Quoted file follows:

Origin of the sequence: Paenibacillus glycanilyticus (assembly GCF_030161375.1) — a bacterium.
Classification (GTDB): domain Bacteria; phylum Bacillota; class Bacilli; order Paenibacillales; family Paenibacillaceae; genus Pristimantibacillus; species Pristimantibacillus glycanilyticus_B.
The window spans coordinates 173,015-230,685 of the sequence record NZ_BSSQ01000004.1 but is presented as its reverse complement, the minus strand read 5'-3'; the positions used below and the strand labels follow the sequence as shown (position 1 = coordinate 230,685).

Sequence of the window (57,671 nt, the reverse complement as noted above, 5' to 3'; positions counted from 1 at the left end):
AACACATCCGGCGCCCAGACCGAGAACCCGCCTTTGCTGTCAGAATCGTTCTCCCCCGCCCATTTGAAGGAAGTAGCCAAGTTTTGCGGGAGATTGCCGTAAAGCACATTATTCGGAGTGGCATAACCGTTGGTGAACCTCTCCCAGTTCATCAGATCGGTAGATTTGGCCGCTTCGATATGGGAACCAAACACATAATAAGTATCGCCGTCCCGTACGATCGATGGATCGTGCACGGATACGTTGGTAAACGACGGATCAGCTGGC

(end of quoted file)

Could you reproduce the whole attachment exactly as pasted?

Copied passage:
Origin of the sequence: Paenibacillus glycanilyticus (assembly GCF_030161375.1) — a bacterium.
Classification (GTDB): domain Bacteria; phylum Bacillota; class Bacilli; order Paenibacillales; family Paenibacillaceae; genus Pristimantibacillus; species Pristimantibacillus glycanilyticus_B.
The window spans coordinates 173,015-230,685 of the sequence record NZ_BSSQ01000004.1 but is presented as its reverse complement, the minus strand read 5'-3'; the positions used below and the strand labels follow the sequence as shown (position 1 = coordinate 230,685).

Sequence of the window (57,671 nt, the reverse complement as noted above, 5' to 3'; positions counted from 1 at the left end):
AACACATCCGGCGCCCAGACCGAGAACCCGCCTTTGCTGTCAGAATCGTTCTCCCCCGCCCATTTGAAGGAAGTAGCCAAGTTTTGCGGGAGATTGCCGTAAAGCACATTATTCGGAGTGGCATAACCGTTGGTGAACCTCTCCCAGTTCATCAGATCGGTAGATTTGGCCGCTTCGATATGGGAACCAAACACATAATAAGTATCGCCGTCCCGTACGATCGATGGATCGTGCACGGATACGTTGGTAAACGACGGATCAGCTGGC